Nicholas Humphrey, author and expert on the evolution of consciousness, wrote a paper several years ago comparing the cave art at Chauvet Cave with work produced by Nadia, an autistic child who lived in England, who was not able to employ verbal language as a small child. Drawings that she did when she was very young (in some cases only 3 years old) have similarities with the cave art that are undeniable–the naturalism of individual animals (their portrayal is not stereotyped or iconized,) use of linear contours, the overlapping of forms, an overemphasis on salient parts (like feet and faces,) among others.
Humphrey disagrees with the contention of many scholars that cave art reveals a capacity for symbolic thought and sophisticated visual representation. His position is quite different:
The paintings and engravings must surely strike anyone as wondrous. Still, I draw attention here to evidence that suggests that the miracle they represent may not be at all of a kind most people think. Indeed this evidence suggests the very opposite: that the makers of these works of art may actually have had distinctly pre-modern minds, have been little given to symbolic thought, have no great interest in communication and have been essentially self-taught and untrained. Cave art, so far from being the sign of a new order of mentality, may perhaps better be thought the swan-song of the old.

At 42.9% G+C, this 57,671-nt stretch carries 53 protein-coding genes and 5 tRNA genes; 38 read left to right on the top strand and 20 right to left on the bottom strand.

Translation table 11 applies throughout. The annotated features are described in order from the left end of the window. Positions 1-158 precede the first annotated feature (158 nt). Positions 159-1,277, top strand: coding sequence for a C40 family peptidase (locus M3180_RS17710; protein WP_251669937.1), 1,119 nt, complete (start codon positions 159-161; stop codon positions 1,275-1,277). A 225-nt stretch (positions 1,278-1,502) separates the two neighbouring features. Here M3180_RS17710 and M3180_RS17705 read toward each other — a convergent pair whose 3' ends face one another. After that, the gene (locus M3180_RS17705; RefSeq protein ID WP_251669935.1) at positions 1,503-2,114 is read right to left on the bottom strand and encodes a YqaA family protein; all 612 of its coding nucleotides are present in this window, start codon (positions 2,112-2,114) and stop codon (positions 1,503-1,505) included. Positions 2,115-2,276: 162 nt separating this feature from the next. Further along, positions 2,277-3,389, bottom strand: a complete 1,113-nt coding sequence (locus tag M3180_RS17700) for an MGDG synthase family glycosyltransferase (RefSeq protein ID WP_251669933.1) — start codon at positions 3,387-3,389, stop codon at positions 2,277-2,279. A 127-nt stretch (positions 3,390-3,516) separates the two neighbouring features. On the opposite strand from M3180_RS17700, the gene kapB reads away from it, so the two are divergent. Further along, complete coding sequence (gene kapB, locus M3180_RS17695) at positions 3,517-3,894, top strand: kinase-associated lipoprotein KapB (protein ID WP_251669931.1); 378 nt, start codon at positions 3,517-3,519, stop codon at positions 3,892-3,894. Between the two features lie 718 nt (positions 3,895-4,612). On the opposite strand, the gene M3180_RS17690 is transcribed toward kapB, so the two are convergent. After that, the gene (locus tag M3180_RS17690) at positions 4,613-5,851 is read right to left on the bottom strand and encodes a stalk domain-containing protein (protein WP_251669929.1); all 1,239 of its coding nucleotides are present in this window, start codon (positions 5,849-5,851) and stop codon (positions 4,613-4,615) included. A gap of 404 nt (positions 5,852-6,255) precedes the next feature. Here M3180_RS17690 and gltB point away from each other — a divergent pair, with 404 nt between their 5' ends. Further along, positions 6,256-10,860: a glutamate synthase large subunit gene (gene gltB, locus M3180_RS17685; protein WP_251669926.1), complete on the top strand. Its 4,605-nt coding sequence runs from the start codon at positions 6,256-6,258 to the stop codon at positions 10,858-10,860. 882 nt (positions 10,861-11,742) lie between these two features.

With so little evidence to build on, experts will continue to disagree on the nature of some of the most startlingly beautiful art ever made. Lines are being drawn regarding the claim that the art is a shamanic, out of body expression, and another theory posits that the cave art was painted by women. Juxtaposing Nadia’s early drawings with representative cave art is a powerful visual case for Humphrey’s assertions, one that is strengthened by the fact that Nadia’s artistic proclivities disappeared when she learned to talk and was able to converse with others.
The paper, Cave Art, Autism, and the Evolution of the Human Mind is full of images and can be downloaded as a PDF file if you are interested by going to Cogprints.